A Wallaceburg couple wants to have the ability to choose what medication is best suited for their two young children, who both suffer from a rare disease.
Katelyn Campbell, who lives in Wallaceburg with her husband Adam, told the Sydenham Current their son Alan, 4, and daughter Nora, six-months, both live with a rare genetic disease called cystinosis.
“It’s lifelong, it’s incurable,” Katelyn said.
Cystinosis is a rare disease that is typically diagnosed prior to age 2. It is a genetic metabolic disease that causes an amino acid, cystine, to accumulate in various organs of the body. Cystine crystals accumulate in the kidneys, eyes, liver, muscles, pancreas, brain, and white blood cells.
Without specific treatment, children with cystinosis develop end stage kidney failure at approximately age nine, the Cystinosis Research Network states on their website.
“We have hopes, there is somebody working on a cure,” Katelyn said.
“We hold out hope that she will be successful. Right now with the current treatments available… you just take these medications as accurately as you can to try and prolong the damage being done to their bodies.”
Medication accessed through Special Access Programme
Katelyn said since Alan’s diagnosis when he was two years and eight months old, he has been on a drug called Cystagon to prolong his life.
Nora started this same drug at just three-weeks-old, Katelyn said.
The Campbell’s access this drug through Health Canada’s Special Access Programme.
Katelyn says both of her children are thriving with this treatment.
However, a new drug, Procysbi, has been approved to be sold by the pharmaceutical company Horizon.
This has essentially ended access to Cystagon without special approval from Health Canada for Alan, and for Nora once she is over the age of two, Katelyn said.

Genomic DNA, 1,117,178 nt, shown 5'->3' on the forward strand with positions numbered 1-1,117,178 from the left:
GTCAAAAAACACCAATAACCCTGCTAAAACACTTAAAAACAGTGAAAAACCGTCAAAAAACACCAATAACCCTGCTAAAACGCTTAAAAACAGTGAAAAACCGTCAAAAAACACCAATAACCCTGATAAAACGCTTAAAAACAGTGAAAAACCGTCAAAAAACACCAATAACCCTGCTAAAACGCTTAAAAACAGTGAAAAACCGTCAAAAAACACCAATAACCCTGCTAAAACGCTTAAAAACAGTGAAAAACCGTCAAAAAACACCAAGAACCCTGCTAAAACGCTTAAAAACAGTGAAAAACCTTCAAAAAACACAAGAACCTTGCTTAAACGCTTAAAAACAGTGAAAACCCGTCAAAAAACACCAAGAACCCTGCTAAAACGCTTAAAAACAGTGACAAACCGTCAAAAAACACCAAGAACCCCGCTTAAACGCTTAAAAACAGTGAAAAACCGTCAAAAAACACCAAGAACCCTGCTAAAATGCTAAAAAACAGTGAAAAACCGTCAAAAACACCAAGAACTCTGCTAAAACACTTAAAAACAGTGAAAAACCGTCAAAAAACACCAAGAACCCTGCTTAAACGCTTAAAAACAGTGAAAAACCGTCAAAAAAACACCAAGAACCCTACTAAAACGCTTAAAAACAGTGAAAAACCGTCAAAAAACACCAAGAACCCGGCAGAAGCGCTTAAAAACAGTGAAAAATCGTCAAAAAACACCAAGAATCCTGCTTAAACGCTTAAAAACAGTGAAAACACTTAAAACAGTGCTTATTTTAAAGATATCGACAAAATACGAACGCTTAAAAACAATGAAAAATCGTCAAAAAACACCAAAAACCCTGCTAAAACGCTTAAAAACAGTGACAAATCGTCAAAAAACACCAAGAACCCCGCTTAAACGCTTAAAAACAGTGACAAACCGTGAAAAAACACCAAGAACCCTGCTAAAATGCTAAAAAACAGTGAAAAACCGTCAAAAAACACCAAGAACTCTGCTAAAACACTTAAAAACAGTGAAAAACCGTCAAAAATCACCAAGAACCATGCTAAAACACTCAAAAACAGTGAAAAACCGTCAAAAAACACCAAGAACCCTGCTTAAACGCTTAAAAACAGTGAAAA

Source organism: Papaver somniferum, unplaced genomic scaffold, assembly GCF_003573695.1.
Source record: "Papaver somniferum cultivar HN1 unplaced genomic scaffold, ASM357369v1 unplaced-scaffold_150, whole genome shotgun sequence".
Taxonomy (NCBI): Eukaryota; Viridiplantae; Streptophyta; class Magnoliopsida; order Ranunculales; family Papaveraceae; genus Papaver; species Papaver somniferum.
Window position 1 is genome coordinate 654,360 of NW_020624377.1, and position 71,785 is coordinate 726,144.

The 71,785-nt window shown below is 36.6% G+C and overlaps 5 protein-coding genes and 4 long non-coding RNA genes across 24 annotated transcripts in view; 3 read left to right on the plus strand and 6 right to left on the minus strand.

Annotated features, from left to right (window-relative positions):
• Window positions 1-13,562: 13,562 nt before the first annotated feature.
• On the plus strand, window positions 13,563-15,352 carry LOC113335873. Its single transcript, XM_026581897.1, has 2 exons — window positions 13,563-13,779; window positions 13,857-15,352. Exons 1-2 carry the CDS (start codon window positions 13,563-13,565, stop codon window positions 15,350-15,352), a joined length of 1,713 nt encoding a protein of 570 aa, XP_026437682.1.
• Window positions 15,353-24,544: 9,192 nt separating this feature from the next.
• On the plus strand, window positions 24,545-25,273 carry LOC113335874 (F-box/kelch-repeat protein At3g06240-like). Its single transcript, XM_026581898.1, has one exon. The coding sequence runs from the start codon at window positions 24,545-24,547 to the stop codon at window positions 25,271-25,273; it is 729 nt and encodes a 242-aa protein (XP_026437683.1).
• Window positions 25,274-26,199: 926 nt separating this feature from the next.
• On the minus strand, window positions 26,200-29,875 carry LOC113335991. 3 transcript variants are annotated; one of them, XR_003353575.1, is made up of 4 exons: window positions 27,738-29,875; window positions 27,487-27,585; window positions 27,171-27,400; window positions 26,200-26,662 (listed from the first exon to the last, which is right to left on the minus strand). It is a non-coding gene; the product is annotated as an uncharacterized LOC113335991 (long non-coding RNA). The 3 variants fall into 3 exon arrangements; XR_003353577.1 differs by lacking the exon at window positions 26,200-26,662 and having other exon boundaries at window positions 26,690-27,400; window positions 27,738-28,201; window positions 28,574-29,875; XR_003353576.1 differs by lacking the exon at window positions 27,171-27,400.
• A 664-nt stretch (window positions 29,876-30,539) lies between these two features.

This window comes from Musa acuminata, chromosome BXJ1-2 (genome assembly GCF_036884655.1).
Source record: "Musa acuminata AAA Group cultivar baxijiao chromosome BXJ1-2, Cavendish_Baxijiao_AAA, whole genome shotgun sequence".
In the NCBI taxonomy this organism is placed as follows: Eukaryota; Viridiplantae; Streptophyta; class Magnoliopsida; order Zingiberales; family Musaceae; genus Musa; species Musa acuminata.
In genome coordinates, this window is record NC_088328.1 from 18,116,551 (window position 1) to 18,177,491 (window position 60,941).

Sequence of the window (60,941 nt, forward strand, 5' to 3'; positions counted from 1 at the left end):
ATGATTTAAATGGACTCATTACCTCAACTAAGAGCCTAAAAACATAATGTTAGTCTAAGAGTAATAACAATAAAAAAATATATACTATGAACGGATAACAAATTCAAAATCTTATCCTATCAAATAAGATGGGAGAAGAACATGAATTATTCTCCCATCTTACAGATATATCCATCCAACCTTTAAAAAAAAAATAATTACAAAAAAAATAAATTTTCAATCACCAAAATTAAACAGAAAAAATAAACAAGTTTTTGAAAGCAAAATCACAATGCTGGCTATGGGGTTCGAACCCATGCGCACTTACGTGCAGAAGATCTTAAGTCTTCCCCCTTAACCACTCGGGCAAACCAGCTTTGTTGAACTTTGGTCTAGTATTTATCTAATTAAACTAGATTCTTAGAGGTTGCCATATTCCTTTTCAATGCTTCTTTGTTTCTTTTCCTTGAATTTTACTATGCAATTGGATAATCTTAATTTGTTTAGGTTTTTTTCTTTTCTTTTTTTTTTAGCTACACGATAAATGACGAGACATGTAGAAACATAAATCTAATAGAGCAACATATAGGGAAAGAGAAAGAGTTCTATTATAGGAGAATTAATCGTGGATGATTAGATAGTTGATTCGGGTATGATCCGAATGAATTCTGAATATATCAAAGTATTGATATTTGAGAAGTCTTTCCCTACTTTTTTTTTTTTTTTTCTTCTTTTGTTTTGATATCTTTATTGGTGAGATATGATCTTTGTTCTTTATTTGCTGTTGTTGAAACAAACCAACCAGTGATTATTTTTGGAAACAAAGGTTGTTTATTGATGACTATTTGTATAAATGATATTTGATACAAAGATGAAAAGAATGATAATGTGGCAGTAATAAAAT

Just recently, Alan was given a four-month approval for Cystagon, but they will have to reapply every six months.
Katelyn said she knows a few people who have recently been denied coverage and they now live in fear that Alan will be denied access and forced to switch to the market available drug at any time.
“If they do not think your clinical reason for staying on Cystagon is strong enough, they can deny your access, and force you to switch to Procysbi,” Katelyn said.
“Both drugs have the same active ingredient, cysteamine. Procysbi can be given every 12 hours because of a coating, but means administration is particular, not making it ideal for all patients. There is also a significant price difference.”
Katelyn said switching drugs would not be in her families best interest, for a variety of reasons.
“We have built our lives around managing this disease for our children. We make hard decisions and sacrifices everyday to try to better our children’s health and provide them with the best life possible despite the complications that come with managing a rare disease.”
“We feel it should be our right to choose which treatment option is best for our children, alongside the guidance of our highly qualified medical team.”
Speaking at Lambton College
In order to raise awareness about their issue and concerns, Katelyn was set to speak at Lambton College in Sarnia on Thursday, April 12.
Katelyn, along with her friend Erin who has an eight-year-old daughter with cystinosis, were set to speak in front of 30 to 40 students about what the disease is and what is means to their families and children.
She said a photo was set to be taken and sent to some newspapers in Toronto.
Katelyn said Sarnia-Lambton MP Marilyn Gladu was set to be in attendance and a sit down meeting has been arranged with Gladu as well.
Katelyn added Ben Lobb, the MP for Huron-Bruce, is also putting forward a motion on April 16 to the standing committee on health.
“The motion is to open up an investigation or talks about the Special Access Programme and how it serves patients and rare disease patients and specifically about our access to cystagon,” she said.
Letters to MP’s
The Campbell’s are asking people to write to their local MP in order to raise even more awareness about their issue.
Katelyn said she has prepared a letter template for people to use.
It can be acquired by emailing Katelyn at email@example.com.
“We just want to be able to choose,” Katelyn said.
“There is two drugs that our kids can take, but they are not exactly the same. We just want the right to choose what is best for them.”
Watch for more on this story.
– Submitted photo